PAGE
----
The last twelve months will go down in history as the year that terminated the American-sponsored Palestine-Israel “peace process”. While 2021 will not reverse the monumental change in the US attitude and objectives in Palestine, Israel and the Middle East, it presents Palestinians with the opportunity to think outside the American box.
A year ago, 2020 began with an unmistakable American push to translate its new political discourse into decisive action. On 28 January, the so-called “Deal of the Century” was declared as an actual political doctrine. A new political lexicon took hold very quickly. The “peace process”, which has dominated Washington’s language for several decades, seemed a distant memory. Because the Palestinian Authority has, also for decades, moulded its own strategy to accommodate US demands and expectations, the shift in Washington left it with very few options.
On 1 February last year, PA President Mahmoud Abbas, declared that he was cutting all diplomatic ties with Israel and the US. This was followed by an announcement in May that the Palestinian leadership was cancelling all agreements between itself and Israel, including security ties. However, while this decision may have served the purpose of assuaging Palestinian anger, it served no practical purpose, and it was short-lived anyway.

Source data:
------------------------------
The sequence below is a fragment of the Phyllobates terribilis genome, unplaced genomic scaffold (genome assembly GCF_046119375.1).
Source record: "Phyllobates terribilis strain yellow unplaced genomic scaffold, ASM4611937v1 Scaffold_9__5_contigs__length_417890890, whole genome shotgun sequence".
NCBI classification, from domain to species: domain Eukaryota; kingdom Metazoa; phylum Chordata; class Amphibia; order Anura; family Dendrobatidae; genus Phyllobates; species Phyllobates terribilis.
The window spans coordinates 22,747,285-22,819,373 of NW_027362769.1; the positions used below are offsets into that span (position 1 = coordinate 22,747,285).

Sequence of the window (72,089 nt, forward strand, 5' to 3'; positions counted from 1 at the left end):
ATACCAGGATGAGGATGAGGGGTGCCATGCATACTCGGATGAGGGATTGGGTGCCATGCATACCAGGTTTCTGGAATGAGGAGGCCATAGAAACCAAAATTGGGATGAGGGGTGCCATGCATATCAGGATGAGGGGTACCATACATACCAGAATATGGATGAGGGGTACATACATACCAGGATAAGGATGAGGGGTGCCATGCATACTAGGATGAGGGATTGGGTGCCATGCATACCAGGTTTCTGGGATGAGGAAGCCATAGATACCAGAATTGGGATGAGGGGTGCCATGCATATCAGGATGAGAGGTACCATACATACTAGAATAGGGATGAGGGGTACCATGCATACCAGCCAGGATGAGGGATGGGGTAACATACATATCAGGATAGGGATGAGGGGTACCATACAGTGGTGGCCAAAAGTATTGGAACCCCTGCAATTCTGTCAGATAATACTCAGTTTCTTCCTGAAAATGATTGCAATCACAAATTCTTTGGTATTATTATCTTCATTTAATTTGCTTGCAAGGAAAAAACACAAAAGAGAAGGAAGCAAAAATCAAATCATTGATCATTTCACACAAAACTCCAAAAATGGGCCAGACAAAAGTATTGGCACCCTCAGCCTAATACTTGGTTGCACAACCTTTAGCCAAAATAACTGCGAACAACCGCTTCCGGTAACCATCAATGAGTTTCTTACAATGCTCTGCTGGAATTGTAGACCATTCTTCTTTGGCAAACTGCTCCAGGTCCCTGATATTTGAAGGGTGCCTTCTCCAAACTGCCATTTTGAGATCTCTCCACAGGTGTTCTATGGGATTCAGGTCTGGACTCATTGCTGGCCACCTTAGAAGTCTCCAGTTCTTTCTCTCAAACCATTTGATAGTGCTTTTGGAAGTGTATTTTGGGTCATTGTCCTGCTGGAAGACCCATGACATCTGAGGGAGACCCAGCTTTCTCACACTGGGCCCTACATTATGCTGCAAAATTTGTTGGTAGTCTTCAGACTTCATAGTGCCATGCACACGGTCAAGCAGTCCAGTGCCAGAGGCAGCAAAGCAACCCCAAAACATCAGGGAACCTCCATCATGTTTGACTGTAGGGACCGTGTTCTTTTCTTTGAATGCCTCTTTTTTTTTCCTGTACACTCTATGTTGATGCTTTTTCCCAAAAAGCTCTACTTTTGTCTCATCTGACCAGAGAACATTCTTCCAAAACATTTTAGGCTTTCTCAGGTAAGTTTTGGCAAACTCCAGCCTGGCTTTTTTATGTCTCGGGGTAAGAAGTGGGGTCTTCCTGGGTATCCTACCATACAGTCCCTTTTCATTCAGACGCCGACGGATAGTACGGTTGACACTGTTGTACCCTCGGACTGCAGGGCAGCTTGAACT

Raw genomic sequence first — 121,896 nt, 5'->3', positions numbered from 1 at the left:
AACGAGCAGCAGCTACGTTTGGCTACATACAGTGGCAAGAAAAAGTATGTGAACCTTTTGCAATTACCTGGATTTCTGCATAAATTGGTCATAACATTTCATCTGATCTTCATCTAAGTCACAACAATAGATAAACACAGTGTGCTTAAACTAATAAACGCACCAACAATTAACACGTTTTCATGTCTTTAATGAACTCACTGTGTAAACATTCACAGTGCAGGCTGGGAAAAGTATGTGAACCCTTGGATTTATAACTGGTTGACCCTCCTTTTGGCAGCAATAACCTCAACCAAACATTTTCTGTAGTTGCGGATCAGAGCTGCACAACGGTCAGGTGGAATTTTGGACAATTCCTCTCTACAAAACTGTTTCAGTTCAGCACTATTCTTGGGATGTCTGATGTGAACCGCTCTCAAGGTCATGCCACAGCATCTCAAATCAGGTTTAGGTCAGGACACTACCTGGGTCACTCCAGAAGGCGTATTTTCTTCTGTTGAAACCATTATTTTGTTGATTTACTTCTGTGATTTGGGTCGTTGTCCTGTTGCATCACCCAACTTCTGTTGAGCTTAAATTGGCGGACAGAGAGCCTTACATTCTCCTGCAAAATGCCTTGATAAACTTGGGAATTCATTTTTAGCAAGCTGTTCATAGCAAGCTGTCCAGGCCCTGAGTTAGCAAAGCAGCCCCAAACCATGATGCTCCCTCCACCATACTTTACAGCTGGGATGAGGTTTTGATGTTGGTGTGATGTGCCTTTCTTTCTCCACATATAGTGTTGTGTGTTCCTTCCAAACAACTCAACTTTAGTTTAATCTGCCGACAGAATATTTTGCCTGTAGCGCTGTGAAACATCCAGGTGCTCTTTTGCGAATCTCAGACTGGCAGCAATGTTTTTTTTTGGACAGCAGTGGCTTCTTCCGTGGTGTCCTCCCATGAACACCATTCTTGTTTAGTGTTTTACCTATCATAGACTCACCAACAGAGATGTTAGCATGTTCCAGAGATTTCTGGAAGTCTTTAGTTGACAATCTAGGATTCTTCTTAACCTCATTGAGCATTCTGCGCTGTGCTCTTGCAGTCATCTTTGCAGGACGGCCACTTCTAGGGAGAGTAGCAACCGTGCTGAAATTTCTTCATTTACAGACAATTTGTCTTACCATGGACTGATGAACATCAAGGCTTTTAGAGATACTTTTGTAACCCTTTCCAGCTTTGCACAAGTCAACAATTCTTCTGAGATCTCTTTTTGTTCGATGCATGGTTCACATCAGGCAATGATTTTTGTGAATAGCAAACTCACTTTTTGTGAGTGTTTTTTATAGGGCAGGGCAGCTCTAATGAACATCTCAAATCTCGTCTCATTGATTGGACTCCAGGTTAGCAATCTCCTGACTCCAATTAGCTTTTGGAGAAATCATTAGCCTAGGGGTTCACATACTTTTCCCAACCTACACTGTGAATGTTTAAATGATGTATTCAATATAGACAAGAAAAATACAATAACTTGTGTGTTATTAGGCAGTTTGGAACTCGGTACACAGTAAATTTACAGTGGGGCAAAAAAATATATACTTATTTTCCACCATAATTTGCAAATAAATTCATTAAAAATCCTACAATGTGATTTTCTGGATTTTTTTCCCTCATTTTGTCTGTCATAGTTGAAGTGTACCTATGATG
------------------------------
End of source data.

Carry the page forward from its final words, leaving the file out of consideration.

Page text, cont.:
On 17 November, the PA announced that it had resumed all security and civil ties with Israel, thwarting the renewed unity talks between Fatah and Hamas. The talks had begun in July and, unlike previous meetings, the two main Palestinian factions seemed united around a set of political ideas, lead amongst them their rejection of the “Deal of the Century” and Israel’s plans to annex large parts of the occupied territories.
In the final analysis, the PA, which in any case hardly enjoyed much respect among Palestinians, has lost whatever trust it still commanded among its rivals. Abbas seemed to be using the unity talks as a tool to warn Washington and Tel Aviv that he still possessed some political cards.
However, while the Palestinian leadership has in the past succeeded in playing the waiting game which guaranteed the flow of foreign money since its creation in 1994, that strategy is now coming to an end. US priorities in the Middle East have obviously changed, and even the PA’s European allies hardly see Abbas and his authority as a priority. A European Union weakened by the departure of Britain and the devastating economic impact of the Covid-19 pandemic, has pushed Palestine to the bottom of Western agendas.
If 2021 is to bring about any positive change in the trajectory of the Palestinian struggle for freedom, new strategies have to be introduced. Thinking should shift completely towards a whole new political landscape.
For a start, Palestinian unity must be redefined so that it is not confined to a mere political arrangement between rivals Hamas and Fatah, each motivated by its own agenda and self-preservation. Unity should be expanded to include a national dialogue embracing all Palestinians — in Israel and the occupied territories as well as the diaspora — who should have a role in the formation of a new Palestinian, rather than factional, vision for their country.